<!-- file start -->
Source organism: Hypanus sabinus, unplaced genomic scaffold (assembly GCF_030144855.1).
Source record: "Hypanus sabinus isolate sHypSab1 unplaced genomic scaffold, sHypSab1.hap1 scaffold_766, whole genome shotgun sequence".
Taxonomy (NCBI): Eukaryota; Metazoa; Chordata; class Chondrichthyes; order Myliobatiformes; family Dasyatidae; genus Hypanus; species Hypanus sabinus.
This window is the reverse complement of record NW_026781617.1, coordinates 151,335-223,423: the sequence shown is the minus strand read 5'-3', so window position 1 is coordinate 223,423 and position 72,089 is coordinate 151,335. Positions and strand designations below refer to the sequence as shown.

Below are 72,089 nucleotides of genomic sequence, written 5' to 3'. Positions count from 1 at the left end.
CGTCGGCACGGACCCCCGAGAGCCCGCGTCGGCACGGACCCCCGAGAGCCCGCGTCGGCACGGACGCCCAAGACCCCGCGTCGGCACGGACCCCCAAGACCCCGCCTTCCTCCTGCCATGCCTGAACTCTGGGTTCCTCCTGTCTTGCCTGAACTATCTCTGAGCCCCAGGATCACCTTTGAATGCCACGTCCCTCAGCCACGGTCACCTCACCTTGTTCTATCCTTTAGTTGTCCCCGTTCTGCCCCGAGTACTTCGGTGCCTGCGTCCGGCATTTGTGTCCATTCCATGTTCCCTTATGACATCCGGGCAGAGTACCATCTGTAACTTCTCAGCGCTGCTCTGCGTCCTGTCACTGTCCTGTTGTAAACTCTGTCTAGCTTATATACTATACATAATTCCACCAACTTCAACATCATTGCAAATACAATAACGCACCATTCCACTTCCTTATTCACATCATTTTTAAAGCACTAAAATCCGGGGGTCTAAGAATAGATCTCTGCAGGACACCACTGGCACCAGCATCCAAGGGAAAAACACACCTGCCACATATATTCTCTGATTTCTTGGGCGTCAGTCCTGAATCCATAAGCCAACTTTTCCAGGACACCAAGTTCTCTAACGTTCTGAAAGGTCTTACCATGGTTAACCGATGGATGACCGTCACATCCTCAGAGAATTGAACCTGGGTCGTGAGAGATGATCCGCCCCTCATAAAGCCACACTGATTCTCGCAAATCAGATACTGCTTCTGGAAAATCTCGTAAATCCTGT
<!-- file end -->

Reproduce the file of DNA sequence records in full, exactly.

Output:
Source organism: Hypanus sabinus, unplaced genomic scaffold (assembly GCF_030144855.1).
Source record: "Hypanus sabinus isolate sHypSab1 unplaced genomic scaffold, sHypSab1.hap1 scaffold_766, whole genome shotgun sequence".
Taxonomy (NCBI): Eukaryota; Metazoa; Chordata; class Chondrichthyes; order Myliobatiformes; family Dasyatidae; genus Hypanus; species Hypanus sabinus.
This window is the reverse complement of record NW_026781617.1, coordinates 151,335-223,423: the sequence shown is the minus strand read 5'-3', so window position 1 is coordinate 223,423 and position 72,089 is coordinate 151,335. Positions and strand designations below refer to the sequence as shown.

Below are 72,089 nucleotides of genomic sequence, written 5' to 3'. Positions count from 1 at the left end.
CGTCGGCACGGACCCCCGAGAGCCCGCGTCGGCACGGACCCCCGAGAGCCCGCGTCGGCACGGACGCCCAAGACCCCGCGTCGGCACGGACCCCCAAGACCCCGCCTTCCTCCTGCCATGCCTGAACTCTGGGTTCCTCCTGTCTTGCCTGAACTATCTCTGAGCCCCAGGATCACCTTTGAATGCCACGTCCCTCAGCCACGGTCACCTCACCTTGTTCTATCCTTTAGTTGTCCCCGTTCTGCCCCGAGTACTTCGGTGCCTGCGTCCGGCATTTGTGTCCATTCCATGTTCCCTTATGACATCCGGGCAGAGTACCATCTGTAACTTCTCAGCGCTGCTCTGCGTCCTGTCACTGTCCTGTTGTAAACTCTGTCTAGCTTATATACTATACATAATTCCACCAACTTCAACATCATTGCAAATACAATAACGCACCATTCCACTTCCTTATTCACATCATTTTTAAAGCACTAAAATCCGGGGGTCTAAGAATAGATCTCTGCAGGACACCACTGGCACCAGCATCCAAGGGAAAAACACACCTGCCACATATATTCTCTGATTTCTTGGGCGTCAGTCCTGAATCCATAAGCCAACTTTTCCAGGACACCAAGTTCTCTAACGTTCTGAAAGGTCTTACCATGGTTAACCGATGGATGACCGTCACATCCTCAGAGAATTGAACCTGGGTCGTGAGAGATGATCCGCCCCTCATAAAGCCACACTGATTCTCGCAAATCAGATACTGCTTCTGGAAAATCTCGTAAATCCTGT